2017 - 2018 SYM T2 250i
SYM brings affordability and practicality together in its streetbike trainer, the T2 250i. This ride represents the largest non-scooter-type model the factory makes, and the 250 cc mill is its second-largest engine currently in production thus raising the ceiling a bit for the company in the two-wheel vehicle department. Built to take on the “Big Four” for a slice of the low-displacement crotch rocket market, this ambitious little ride carries features and aesthetic touches that most riders will find familiar, but looks ain’t everything at the end of the day.
Continue reading for my review of the SYM T2 250i.
2016 - 2018 SYM Wolf Classic 150
We usually think of the Sanyang Motor Co., Ltd — better known to us as SYM — as a scooter company, so when looking at their little Wolf Classic 150, I expected ...well, I expected less than what I saw. Unlike the Wolf 125 and 250 released in Asian markets that had a definite sport-bike look, the Wolf Classic has a UJM styling reminiscent of the imports back in the late ’60s and early ’70s. Does it look like the old Hondas? It should. SYM made the Honda 125s for a few decades back so they are well acquainted with the style.
Continue reading for my review of the SYM Wolf Classic 150.
SYM enters the ADV world with the NH-Trazer 200
We know, for one, that manufacturers develop low capacity motorcycles to get new riders into their strides from the very beginning. With manufacturers showing so much love to the adventure category, it’s high time that we get out and do a little exploring for ourselves.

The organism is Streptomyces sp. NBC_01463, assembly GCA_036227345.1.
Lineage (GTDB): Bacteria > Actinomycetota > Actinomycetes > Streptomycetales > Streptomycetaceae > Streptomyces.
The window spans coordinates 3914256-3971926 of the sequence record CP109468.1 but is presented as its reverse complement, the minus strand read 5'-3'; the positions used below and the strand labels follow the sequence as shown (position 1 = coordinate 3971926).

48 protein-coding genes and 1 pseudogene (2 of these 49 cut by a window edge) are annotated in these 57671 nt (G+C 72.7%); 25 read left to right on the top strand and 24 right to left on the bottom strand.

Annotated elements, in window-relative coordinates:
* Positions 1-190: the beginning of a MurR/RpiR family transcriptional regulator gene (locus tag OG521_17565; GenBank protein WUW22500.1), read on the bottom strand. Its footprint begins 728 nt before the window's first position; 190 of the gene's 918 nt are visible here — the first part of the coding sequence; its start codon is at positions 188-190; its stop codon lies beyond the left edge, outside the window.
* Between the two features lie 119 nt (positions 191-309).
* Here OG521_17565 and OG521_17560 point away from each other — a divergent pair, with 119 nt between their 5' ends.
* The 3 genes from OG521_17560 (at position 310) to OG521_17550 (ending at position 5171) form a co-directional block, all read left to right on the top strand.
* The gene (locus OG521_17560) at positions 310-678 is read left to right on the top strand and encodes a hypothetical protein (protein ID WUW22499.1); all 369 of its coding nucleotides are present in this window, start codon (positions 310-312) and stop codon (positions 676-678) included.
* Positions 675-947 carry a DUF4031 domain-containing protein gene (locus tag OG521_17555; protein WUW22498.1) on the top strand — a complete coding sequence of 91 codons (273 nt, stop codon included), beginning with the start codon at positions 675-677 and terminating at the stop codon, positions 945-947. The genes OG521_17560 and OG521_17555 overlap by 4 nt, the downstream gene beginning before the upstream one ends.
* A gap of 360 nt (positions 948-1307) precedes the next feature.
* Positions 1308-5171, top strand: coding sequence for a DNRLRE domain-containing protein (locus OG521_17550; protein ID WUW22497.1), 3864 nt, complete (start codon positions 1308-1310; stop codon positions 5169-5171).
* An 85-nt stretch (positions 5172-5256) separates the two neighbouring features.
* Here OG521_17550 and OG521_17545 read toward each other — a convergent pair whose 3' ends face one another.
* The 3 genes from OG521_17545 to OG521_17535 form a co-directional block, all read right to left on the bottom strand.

Joining the league of the BMW’s, Kawasaki’s and Suzuki’s, the Taiwanese manufacturer SYM is entering the adventure field with its brand new NH-Trazer 200, and we have no clue what the acronym stands for.
2015 - 2017 SYM Mio 50
The Sanyang Motor Company expands its U.S. footprint with the Mio 50 scooter line. A compact learner’s ride, the Mio brings urban mobility and enviable gas mileage to the table along with an attractive modern interpretation of the classic Italian scooter design elements. It comes restricted to 30 mph, so you won’t be hitting the highway, but if you need to zip across campus or around scooter-friendly urban areas, the Mio will fit the bill well enough with an affordable price and economically-minded 50 cc engine.
Continue reading for my review of the SYM Mio.
The Sanyang Motor Company is one of the largest Asian scooter manufacturers, and it produces well over half-a-million vehicles a year to include scooters, four-wheeler ATVs and even does some outsource work for Hyundai building cars and minitrucks. Yet, we don’t hear as much about SYM as we do some of the others like Honda, BMW and Piaggio/Vespa. I chalk that up to exposure and advertising, which is a shame since the Taiwan-based manufacturer has a lot to offer. Take, for instance, the Fiddle III 200i, one of SYM’s mid-range models that boasts hybrid-retro looks and modern performance with an accessible price tag.
Continue reading for my review of the SYM Fiddle III 200i.
In 2012, SYM introduced its first fuel injected model — the Citycom 300i — for the 2013 model year. Joining the ranks of big-wheel scooters, the Citycom 300i sports 16-inch wheels for stability and smooth riding across town or up the highway.
A little differently blended for the North American market, the Citycom comes with a 263 cc engine — not the 278 cc F4 engine in outside markets — and comes with no linked or combined brakes here. I kinda wish it did, but so far that hasn’t detracted much from what is a sporty-looking and sporty-capable ride.
Continue reading for my review of the SYM Citycom 300i.